It now seems that both the bar and solicitors are strongly opposed to QASA, the proposed quality assurance scheme for criminal advocates. Common ground appears to be that it is expensive, bureaucratic and unnecessary. Costs will be borne by regulators, practitioners and HM Courts Service as judges will require time to deal with assessments that may affect a lawyer’s livelihood. An appeals procedure will have to be funded.

At a lecture in February 2012, Lord Justice Moses voiced a more principled objection when he asked: ‘Do we really want a generation of criminal trial advocates who go into the court with the intention of pleasing the judge?’ He warned of an increase in appeals from convicted defendants. There is one point on which the bar is wrong – and that is its objection to non-trial (or plea-only) advocates (NTAs).

Trials must usually be conducted by an advocate at the level appropriate to the charge. However, a Category 2 advocate will be able to appear on a guilty plea and present a mitigation in a Category 3 case, for example possession with intent to supply a Class A drug. Such cases often involve a small amount of drugs, and in ‘test purchase’ operations the evidence is often overwhelming. The solicitor in the police interview may know the client well and the client might well admit guilt to the solicitor. Remorse is best demonstrated by early admission and the case will quickly come to the magistrates’ court, where the defendant will have to be advised on plea. Credit for a guilty plea runs from that first hearing.

By now the solicitor will have advised at least twice on the strength of evidence and on plea. To say, as I have heard said, that you need to be a trial advocate to advise on plea would require a level 2,3 or 4 trial lawyer at the police station and first hearing in the magistrates’ court, and no one suggests that that would be practicable or fundable. The case will proceed to Crown court. The solicitor, seized of the matter at an early stage, can prepare for mitigation, for example sourcing funding for a drug rehabilitation unit.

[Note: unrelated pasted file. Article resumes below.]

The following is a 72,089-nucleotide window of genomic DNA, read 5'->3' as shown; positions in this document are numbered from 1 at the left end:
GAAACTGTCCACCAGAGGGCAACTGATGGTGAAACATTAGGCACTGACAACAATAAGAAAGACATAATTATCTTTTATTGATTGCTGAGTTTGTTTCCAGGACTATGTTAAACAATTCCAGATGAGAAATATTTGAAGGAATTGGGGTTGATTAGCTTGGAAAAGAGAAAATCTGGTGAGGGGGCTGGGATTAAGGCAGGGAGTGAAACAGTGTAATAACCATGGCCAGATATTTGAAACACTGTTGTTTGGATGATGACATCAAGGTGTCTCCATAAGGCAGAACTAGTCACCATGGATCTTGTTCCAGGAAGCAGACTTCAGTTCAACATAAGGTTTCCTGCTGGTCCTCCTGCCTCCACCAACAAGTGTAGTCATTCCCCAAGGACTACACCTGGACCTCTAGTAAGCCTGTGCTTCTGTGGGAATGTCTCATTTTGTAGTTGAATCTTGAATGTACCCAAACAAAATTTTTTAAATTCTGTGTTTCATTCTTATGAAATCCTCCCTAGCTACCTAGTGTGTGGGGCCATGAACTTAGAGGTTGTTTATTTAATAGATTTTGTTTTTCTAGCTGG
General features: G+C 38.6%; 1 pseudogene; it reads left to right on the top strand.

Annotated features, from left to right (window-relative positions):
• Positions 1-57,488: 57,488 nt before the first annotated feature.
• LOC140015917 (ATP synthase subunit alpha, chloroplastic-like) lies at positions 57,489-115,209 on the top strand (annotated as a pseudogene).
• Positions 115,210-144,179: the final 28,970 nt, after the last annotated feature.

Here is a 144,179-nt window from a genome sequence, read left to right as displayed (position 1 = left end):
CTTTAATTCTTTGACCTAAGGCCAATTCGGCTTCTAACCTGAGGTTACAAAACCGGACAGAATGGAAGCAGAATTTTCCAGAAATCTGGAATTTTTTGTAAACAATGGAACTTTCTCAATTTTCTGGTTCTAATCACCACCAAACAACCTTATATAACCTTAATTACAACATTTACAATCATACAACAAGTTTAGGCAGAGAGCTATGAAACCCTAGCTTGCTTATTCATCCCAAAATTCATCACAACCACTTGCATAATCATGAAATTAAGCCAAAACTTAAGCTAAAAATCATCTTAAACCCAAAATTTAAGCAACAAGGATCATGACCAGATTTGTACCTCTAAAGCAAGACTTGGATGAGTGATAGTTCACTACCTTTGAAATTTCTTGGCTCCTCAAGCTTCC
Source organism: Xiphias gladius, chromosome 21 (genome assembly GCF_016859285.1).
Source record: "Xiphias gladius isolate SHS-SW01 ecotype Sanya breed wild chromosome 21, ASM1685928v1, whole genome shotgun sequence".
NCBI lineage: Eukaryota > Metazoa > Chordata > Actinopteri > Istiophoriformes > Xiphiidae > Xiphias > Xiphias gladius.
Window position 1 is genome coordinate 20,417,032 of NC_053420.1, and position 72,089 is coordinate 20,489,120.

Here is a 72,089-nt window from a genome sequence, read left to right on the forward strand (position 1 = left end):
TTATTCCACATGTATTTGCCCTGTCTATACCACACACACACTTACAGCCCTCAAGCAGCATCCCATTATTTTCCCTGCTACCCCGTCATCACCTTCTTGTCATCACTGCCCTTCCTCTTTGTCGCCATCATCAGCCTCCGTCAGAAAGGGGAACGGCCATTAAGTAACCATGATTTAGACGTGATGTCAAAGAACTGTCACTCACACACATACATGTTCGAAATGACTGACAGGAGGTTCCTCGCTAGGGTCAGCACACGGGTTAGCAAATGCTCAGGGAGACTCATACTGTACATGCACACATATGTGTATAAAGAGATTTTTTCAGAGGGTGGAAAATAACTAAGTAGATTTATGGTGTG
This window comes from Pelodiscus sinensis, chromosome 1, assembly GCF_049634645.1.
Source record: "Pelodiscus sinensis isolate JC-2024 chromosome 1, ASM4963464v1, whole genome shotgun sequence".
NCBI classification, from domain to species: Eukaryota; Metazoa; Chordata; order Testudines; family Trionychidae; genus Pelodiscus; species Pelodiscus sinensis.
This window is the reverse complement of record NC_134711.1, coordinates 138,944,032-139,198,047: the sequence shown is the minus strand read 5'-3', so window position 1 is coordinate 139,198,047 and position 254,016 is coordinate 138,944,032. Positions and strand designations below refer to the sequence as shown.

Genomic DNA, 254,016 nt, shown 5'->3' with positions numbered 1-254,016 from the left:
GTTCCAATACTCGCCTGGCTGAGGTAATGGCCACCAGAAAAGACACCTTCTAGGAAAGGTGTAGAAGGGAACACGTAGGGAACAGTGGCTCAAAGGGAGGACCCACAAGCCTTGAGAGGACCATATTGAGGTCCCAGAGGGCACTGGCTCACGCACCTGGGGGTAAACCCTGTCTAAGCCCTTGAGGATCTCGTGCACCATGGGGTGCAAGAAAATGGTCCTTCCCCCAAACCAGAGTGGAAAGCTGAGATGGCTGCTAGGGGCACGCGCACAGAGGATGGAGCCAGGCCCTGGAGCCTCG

The case will be listed in the Crown court and let us say the conducting solicitor is a level 2 advocate. I can see no principled argument why that solicitor could not deal with this case in court and very many reasons why they will be far better placed than a separately instructed advocate, with no prior knowledge of the case who just happens to be level 3-accredited. There are many reasons why a solicitor-advocate may choose not to conduct trials. They require a different and more complex set of skills. Some recognise they are not yet at that level but have ambitions to get there. That recognition of their limitation should be to their credit and not lead to sneering comment. Some have no ambition to do trials, perhaps because it is incompatible with their working hours or the listing system does not fit with their caseload. What is clear is that in cases such as the one I have outlined above, the solicitor can do an effective job for their client.

The bar’s objection to NTAs is misconceived in principle, but it should also bear in mind that the consequence of requiring trial experience at level 3 to conduct pleas at that level would be to force a large proportion of NTAs to seek level 3 accreditation by training for and taking on trial work. The inevitable consequence for the bar would be less work.

Throughout my career I have valued and admired the skills that the independent bar brings to cases, especially complex trial work. It needs not just to survive but thrive, with high-quality practitioners. Some of the nonsense talked about NTAs does the bar no credit. Let’s concentrate our efforts and arguments in a constructive and sensible way, and work together to defeat the proposal as a whole, not tinker with it to one or other party’s supposed, but perhaps illusory, advantage.

Andrew Bishop is a solicitor-advocate and managing partner at Bishop & Light Solicitors, Hove